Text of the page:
Developing the Economic Sustainability and Viability of Value-added Products on Guam

Project Overview

Project Type: Local Ed & Demo (formerly RGR)
Funds awarded in 2022: $99,376.00
Projected End Date: 08/31/2025
Host Institution Award ID: G134-23-W9216
Grant Recipient: University of Guam
Region: Western
State: Guam
Principal Investigator:
Kuan-Ju Chen
University of Guam
Tanisha Aflague
College of Natural and Applied Sciences, University of Guam


Not commodity specific


  • Farm Business Management: value added

    Proposal abstract:

    As agriculture continues to develop in the market, it becomes more recognized as more than just farming. Aside from production activities such as growing crops, it also involves processing and marketing activities such as safe handling of agricultural products and transforming them into value-added products. According to Marketing Resource Center (2020), value-added products are transformed from raw agricultural products. Like every other country, Guam experienced interruptions in the food supply chain due to the COVID-19 pandemic, emphasizing the importance of locally produced foods regarding food security and sustainability. This involves utilizing locally grown products to produce viable value-added products, which can target market expansion and open up opportunities for more income and potential export opportunities for Guam. 

    In the past few years, Guam has experienced tremendous growth in dragon fruit production, a high-value crop, by subsistence and commercial farmers. This project seeks to develop a dragon fruit association that will assist dragon fruit growers in producing, marketing, or selling their products. It also aims to educate safe handling methods aligned with Good Agricultural Practices (GAP) and food preservation. Research on market development will create marketing strategies tailored to Guam’s consumer demand for agricultural products and value-added products. Furthermore, this project can provide the capacity to access adequate food for subsistence in times of emergencies and promote sustainable viability for the agricultural community.

    Project objectives from proposal:

    Objective 1: Develop and expand agricultural marketing channels.

    To enhance the knowledge and sharpen the skills of local producers, farmers will be acquainted with key model strategies for (1) understanding the marketplace and customer needs, (2) designing a value-driven marketing strategy, (3) constructing an integrated marketing program, (4) engaging customers and developing customer loyalty, and (5) generating profits and establishing a strong corporate presence (Armstrong & Kotler, 2016).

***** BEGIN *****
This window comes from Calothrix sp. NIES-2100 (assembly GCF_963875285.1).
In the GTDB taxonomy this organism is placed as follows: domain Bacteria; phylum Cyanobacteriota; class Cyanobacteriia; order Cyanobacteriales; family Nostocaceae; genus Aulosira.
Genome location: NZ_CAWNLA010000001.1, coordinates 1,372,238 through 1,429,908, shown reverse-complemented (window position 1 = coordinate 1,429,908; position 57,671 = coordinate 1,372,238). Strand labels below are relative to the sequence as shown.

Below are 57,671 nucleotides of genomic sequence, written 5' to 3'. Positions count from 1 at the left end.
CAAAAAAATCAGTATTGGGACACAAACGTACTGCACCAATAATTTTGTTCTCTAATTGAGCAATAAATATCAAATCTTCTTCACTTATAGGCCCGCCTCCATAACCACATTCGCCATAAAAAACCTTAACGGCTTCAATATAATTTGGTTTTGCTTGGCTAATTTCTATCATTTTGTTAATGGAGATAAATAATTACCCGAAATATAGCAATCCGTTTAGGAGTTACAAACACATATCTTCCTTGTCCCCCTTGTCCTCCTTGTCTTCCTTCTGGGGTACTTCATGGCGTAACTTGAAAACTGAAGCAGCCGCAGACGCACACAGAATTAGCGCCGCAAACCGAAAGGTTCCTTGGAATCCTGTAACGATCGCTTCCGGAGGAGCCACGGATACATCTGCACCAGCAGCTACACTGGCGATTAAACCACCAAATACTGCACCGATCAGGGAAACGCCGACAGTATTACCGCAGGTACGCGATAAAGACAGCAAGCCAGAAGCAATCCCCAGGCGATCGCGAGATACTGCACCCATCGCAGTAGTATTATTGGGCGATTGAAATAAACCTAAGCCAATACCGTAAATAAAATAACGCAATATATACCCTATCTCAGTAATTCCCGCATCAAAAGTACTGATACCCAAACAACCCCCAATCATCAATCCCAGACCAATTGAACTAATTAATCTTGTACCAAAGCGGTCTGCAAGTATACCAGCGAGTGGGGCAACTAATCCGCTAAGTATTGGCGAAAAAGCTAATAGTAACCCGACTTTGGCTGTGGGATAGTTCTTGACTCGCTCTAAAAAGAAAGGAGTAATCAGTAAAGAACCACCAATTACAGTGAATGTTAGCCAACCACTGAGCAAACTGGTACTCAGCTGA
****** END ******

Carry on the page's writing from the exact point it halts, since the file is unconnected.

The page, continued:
Objective 2: A greater presence for value-added production and local food systems.

    Developing a reputation for quality and extending the sales and distribution network for entrepreneurship,  an association for Dragon-Fruit Farmers will be inaugurated to promote its advantages of nutritional quality, sensory attributes, and storage stability, upon which value-added products, such as dragon fruit jelly, can be derived for easy storage and transportation.

    Objective 3: Position local marketing with good agricultural, handling, and labeling practices.

    Incorporating farm-business practices into marketing techniques involves handling the product, communicating between farmer-and-consumers, and crop diversity or specialization. Partnering with different organizations, discussions will include harvest and post-harvest handling, quality, service, and payment methods critical to production consistency and supply (Hall, 2002).

    Objective 4: Market food processes and techniques to producers to expand consumer choices, foster food system stabilization, and extend the availability of seasonal produce.

    Information placement will facilitate potential in marketable options for food processing and the impact on local food systems. This is an interlinking extension on the prior project objective (SW09-067) to market several advantages, including food safety, preserved nutritional value, consumer convenience and economies of scale, and diversity in seasonal availability (Van Boekel et. al, 2010, pp. 1217, para 2).

    Any opinions, findings, conclusions, or recommendations expressed in this publication are those of the author(s) and do not necessarily reflect the view of the U.S. Department of Agriculture or SARE.